Guide to Pink Salmon (Oncorhynchus gorbuscha)
Pink salmon, also called humpback salmon, are the most common breed of Pacific salmon, so if you’re an avid fisherman, you may have caught a few in your lifetime. Here’s a brief overview of everything you might want to know about the pink salmon.
Where They Live
Since pinks thrive in cold temperatures, they tend to swim in northern Pacific and Arctic waters. On the American side, they stay near Canada and Alaska; Northern California is the farthest south they get. On the Asian side, they swim in Siberian and Japanese rivers and coastlines. Landlocked populations have been reported to exist in Nova Scotia and Newfoundland.
Pinks are the smallest variety of salmon, averaging a mere 4.8 pounds and 18 inches long. The world record for heaviest pink salmon is only 15 pounds.
“Pink salmon” is a bit of a misnomer. Though their flesh is pink on the inside, their skin is not. As is typical of salmon, they change colors based on whether they’re living in saltwater or freshwater at the time. During their time in the ocean, pink salmon are bright silver with blue-green backs. Once they return to their spawning streams, their color dulls to gray or green. Their mouths are white, rimmed by black gums, and they have large black spots on their backs. During migration back to their home rivers, males develop humps on their backs, hence their alternate name.
Pink salmon are the latest species to spawn, and are sometimes referred to as “autumn salmon” or “fall salmon” because their runs extend through mid-October. Coastal rivers are the pinks’ favorite spawning ground. They like to bury their eggs in small gravel. Since they are small and don’t live very long, there’s little point in spending a lot of time swimming all the way up a river, so pinks stay reasonably close to their river’s mouth, spawning in estuaries. Females lay between one thousand and two thousand eggs in their nests.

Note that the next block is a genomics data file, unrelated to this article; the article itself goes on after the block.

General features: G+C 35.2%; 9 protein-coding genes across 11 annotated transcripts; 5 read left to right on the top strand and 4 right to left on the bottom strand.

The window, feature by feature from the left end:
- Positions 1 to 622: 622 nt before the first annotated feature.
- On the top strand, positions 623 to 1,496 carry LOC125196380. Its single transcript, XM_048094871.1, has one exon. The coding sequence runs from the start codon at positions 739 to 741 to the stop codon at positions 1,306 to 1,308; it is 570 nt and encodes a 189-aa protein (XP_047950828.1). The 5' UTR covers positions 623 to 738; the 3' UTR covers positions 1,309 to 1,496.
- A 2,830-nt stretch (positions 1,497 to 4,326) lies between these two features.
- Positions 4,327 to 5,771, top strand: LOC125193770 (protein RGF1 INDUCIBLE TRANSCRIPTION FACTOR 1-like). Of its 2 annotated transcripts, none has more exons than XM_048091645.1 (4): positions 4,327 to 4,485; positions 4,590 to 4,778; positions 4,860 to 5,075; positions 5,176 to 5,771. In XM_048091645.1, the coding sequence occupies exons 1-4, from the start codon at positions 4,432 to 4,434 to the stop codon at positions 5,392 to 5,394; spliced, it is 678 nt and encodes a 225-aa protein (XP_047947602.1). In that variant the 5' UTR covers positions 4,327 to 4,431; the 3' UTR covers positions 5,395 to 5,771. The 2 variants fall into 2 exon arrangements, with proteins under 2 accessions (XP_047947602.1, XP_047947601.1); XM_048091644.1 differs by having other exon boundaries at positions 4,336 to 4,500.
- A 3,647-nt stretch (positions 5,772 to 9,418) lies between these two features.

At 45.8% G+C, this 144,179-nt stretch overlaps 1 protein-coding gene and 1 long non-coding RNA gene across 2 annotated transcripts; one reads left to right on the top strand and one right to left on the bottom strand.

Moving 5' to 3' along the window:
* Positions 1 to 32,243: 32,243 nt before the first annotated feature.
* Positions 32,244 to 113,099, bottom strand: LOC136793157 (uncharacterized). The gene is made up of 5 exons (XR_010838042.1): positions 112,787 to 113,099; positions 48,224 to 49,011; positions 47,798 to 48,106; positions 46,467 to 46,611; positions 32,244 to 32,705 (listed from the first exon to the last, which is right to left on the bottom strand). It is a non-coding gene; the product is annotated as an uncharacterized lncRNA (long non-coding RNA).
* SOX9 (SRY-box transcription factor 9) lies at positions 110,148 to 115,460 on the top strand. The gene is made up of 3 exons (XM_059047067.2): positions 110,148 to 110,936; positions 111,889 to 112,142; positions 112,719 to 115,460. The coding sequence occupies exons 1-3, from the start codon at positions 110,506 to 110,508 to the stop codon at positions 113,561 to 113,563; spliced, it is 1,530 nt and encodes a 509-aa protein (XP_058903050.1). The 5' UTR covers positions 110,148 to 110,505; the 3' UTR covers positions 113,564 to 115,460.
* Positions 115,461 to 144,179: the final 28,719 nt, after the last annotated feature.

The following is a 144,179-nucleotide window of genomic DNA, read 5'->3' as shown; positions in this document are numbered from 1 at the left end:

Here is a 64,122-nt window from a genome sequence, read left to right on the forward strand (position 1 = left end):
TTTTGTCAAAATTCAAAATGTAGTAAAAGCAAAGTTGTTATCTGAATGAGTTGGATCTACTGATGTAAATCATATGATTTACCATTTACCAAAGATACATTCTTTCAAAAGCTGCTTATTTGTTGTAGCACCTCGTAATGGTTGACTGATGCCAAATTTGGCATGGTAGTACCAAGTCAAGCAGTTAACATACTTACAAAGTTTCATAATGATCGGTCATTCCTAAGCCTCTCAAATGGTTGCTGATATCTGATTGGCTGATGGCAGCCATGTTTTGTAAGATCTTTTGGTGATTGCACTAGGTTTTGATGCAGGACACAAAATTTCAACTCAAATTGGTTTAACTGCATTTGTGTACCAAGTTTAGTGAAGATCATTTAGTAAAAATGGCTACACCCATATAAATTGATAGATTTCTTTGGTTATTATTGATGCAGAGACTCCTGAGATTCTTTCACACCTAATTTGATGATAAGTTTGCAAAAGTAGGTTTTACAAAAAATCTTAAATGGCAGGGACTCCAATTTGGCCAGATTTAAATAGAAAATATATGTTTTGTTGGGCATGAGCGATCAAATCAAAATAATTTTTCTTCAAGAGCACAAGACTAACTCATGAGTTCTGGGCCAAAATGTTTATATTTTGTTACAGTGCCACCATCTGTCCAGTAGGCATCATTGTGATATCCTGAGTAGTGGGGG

After hatching, young pink salmon immediately swim for the ocean. They are the only species of salmon that don’t spend an extended period of time in freshwater before heading to the sea. But they are also the shortest lived salmon, surviving only about two years on average, so they don’t have much time to waste.
Pinks grow to adulthood in saltwater. It takes about 18 months to reach maturity. At this time, which generally happens between June and October, they head back to their birth rivers to lay eggs of their own. Females guard their nests until they die, and males try to fertilize as many eggs as they can before their own death.
Young pinks tend to not eat at all until they reach the ocean. When they get there, they feed on aquatic insects, plankton, crustaceans, and squid. They’ll eat other fish when they can find them, but since pinks are small they don’t typically have many options. While pinks are in freshwater, they feed on plankton, larvae, and insects.
Due to their extremely small size, pink salmon have a hard life. Many young salmon don’t survive past their first few months of life—since they head straight for the ocean, they’re easy targets for larger ocean fish and birds.
Pink salmon is one of the most common types of salmon consumed by humans. Therefore, it is responsible for a large part of the economy along the northern Pacific coast, especially in Alaska. It’s responsible for the majority of canned salmon, and is also often smoked and salted. The pink salmon is quite nutritious. A ½ fillet serving has only 184 calories, but contains 32 grams of protein and only 5 grams of fat (and it’s healthy fat, rich in Omega acids). The flesh is also an excellent source of B vitamins.
• Pink salmon flesh gets its color from the small marine crustaceans it eats, including shrimp and krill. If a pink doesn’t eat enough of these, its flesh will often be a pale yellow hue.
• By weight, pink salmon account for the largest salmon harvest in the US.
• Pinks were accidentally brought to Lake Superior, where they reproduced and maintained a presence.